It’s renovation season! Home renovation and remodeling projects, most times initiated by choice and not necessity, are often started in the spring. Restorations, however, are frequently urgent and done out of necessity due to damage from water, mold, fire or structural issues. These 3 Rs all have a different ‘R’ in common, Radon.
If you don’t know what Radon is…you should.
Radon is an odorless, colorless radioactive, toxic gas, which means you won’t know it’s there till it’s too late. It’s the leading cause of lung cancer after smoking and it’s everywhere. (Ohio is a high-risk zone) It is produced as a by-product of the natural breakdown of uranium in the soil beneath us. Radon enters your home through your building’s foundation where it is trapped and concentrates, and you breathe it in. Radon can also enter your well water. Which means you could be drinking it too.
For exactly how this ties in with a home renovation, read on.
According to the EPA, if you’re planning any major structural renovation, such as converting an unfinished basement area into living space, it’s especially important to test the area for radon before you begin. If your test results indicate high levels of radon, radon-resistant new construction techniques (also referred to as RRNC) can be inexpensively included as part of the remodel.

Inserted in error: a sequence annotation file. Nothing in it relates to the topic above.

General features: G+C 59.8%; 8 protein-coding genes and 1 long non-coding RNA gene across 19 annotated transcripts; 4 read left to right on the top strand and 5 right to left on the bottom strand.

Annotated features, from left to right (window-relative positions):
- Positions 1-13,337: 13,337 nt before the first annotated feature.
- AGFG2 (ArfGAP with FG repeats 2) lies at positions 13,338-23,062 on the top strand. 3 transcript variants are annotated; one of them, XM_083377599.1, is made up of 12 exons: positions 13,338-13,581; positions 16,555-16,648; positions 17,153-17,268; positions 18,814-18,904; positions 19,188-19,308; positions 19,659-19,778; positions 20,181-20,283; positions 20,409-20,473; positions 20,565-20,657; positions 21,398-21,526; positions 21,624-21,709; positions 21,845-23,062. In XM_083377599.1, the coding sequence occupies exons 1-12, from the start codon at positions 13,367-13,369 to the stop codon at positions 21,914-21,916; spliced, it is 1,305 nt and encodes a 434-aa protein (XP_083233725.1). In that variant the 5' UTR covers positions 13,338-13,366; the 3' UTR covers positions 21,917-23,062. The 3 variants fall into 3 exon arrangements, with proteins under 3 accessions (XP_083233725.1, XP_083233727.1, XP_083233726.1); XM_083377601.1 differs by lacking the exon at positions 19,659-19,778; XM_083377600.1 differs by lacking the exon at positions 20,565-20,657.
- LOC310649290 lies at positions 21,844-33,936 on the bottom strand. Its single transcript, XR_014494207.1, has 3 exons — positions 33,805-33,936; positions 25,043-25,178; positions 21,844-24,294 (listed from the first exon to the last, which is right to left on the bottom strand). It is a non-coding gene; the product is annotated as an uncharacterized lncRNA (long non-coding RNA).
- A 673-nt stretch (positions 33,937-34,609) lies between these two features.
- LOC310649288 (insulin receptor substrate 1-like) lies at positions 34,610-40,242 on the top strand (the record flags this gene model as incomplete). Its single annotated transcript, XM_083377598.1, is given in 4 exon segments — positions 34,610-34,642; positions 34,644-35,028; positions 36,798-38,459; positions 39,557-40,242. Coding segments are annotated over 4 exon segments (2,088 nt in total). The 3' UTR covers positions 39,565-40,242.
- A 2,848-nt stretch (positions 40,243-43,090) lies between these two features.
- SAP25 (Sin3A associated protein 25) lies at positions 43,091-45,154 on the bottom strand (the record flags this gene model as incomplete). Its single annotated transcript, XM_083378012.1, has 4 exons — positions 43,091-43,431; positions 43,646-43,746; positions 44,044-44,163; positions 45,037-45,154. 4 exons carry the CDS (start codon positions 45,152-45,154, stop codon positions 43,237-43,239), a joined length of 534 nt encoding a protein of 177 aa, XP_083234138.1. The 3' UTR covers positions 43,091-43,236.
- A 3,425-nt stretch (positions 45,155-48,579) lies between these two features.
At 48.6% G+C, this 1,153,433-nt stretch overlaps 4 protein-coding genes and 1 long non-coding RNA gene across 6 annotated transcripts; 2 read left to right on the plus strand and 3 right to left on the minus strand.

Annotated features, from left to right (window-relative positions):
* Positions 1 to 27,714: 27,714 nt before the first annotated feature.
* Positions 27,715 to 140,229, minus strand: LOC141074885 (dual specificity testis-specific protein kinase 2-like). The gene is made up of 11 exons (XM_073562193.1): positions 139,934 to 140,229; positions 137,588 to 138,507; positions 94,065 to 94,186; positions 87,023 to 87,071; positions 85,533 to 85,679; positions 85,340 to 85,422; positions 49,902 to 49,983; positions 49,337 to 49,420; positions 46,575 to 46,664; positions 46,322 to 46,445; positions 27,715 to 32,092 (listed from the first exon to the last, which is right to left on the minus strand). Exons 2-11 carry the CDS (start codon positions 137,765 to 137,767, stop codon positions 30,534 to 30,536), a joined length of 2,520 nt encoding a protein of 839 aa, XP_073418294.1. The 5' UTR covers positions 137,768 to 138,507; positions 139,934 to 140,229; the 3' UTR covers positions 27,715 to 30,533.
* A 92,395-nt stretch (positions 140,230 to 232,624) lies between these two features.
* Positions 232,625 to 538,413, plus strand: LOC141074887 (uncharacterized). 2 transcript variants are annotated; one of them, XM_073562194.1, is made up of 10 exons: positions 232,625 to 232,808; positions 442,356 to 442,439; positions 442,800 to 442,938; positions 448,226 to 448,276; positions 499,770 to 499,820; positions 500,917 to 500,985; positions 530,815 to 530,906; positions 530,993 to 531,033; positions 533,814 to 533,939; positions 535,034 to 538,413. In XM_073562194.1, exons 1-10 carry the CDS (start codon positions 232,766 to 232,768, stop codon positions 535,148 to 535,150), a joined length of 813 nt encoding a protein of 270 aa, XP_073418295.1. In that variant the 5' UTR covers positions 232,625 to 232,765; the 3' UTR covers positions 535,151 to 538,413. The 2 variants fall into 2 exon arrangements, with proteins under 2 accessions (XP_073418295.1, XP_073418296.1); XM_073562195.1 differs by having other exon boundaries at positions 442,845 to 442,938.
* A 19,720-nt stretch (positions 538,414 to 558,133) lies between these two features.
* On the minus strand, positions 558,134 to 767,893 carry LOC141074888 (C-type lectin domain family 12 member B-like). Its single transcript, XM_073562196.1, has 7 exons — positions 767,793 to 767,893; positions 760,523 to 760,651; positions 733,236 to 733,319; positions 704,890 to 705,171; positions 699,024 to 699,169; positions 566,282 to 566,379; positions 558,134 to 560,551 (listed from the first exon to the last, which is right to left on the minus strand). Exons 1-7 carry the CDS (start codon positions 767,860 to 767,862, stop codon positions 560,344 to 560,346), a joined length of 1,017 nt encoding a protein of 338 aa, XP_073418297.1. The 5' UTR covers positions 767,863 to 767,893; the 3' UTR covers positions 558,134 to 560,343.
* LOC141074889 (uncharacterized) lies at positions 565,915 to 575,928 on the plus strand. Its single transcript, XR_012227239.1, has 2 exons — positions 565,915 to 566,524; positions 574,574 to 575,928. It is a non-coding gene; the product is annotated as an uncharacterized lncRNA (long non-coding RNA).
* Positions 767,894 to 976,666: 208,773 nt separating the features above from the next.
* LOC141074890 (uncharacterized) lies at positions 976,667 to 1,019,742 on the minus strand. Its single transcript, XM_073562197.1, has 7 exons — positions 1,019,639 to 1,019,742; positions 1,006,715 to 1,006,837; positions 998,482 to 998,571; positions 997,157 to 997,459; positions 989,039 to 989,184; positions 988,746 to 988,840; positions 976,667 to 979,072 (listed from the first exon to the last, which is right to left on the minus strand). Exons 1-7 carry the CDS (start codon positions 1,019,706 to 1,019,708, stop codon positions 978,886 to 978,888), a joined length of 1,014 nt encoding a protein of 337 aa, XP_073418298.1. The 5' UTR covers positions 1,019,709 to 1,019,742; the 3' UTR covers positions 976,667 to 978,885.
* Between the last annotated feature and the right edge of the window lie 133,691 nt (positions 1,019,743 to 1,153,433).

Scheduling a radon test is easy.
Even if you tested your home prior to your renovation project and the radon test result was below the 4.0 pCi/L (level at which the EPA recommends fixing), you should test again because the work done in your home could have changed factors that might affect radon levels.
If you’re doing a home remodel with the intention to sell your home, a radon tested and radon free home is a great selling point, especially if your home is located in a high risk radon zone. Click here to see the EPA’s radon risk zone map.